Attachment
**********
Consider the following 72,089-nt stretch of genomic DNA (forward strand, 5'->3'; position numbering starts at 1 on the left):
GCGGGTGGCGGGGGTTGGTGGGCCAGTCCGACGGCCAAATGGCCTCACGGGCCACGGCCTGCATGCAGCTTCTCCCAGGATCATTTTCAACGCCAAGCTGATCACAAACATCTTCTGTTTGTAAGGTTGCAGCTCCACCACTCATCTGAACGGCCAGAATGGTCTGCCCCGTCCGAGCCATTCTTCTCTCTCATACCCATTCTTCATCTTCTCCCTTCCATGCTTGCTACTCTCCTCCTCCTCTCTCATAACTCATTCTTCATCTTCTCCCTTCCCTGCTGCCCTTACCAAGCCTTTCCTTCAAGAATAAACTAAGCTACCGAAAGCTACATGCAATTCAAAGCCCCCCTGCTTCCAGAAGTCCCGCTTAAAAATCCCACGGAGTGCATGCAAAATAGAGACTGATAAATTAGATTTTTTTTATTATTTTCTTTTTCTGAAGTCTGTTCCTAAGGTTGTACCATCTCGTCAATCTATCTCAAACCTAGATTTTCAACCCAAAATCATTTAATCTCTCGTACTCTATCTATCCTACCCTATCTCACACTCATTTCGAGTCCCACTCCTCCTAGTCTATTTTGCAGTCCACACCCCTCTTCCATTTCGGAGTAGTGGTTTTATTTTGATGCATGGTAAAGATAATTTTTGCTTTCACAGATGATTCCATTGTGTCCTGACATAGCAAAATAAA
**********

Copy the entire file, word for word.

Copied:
Consider the following 72,089-nt stretch of genomic DNA (forward strand, 5'->3'; position numbering starts at 1 on the left):
GCGGGTGGCGGGGGTTGGTGGGCCAGTCCGACGGCCAAATGGCCTCACGGGCCACGGCCTGCATGCAGCTTCTCCCAGGATCATTTTCAACGCCAAGCTGATCACAAACATCTTCTGTTTGTAAGGTTGCAGCTCCACCACTCATCTGAACGGCCAGAATGGTCTGCCCCGTCCGAGCCATTCTTCTCTCTCATACCCATTCTTCATCTTCTCCCTTCCATGCTTGCTACTCTCCTCCTCCTCTCTCATAACTCATTCTTCATCTTCTCCCTTCCCTGCTGCCCTTACCAAGCCTTTCCTTCAAGAATAAACTAAGCTACCGAAAGCTACATGCAATTCAAAGCCCCCCTGCTTCCAGAAGTCCCGCTTAAAAATCCCACGGAGTGCATGCAAAATAGAGACTGATAAATTAGATTTTTTTTATTATTTTCTTTTTCTGAAGTCTGTTCCTAAGGTTGTACCATCTCGTCAATCTATCTCAAACCTAGATTTTCAACCCAAAATCATTTAATCTCTCGTACTCTATCTATCCTACCCTATCTCACACTCATTTCGAGTCCCACTCCTCCTAGTCTATTTTGCAGTCCACACCCCTCTTCCATTTCGGAGTAGTGGTTTTATTTTGATGCATGGTAAAGATAATTTTTGCTTTCACAGATGATTCCATTGTGTCCTGACATAGCAAAATAAA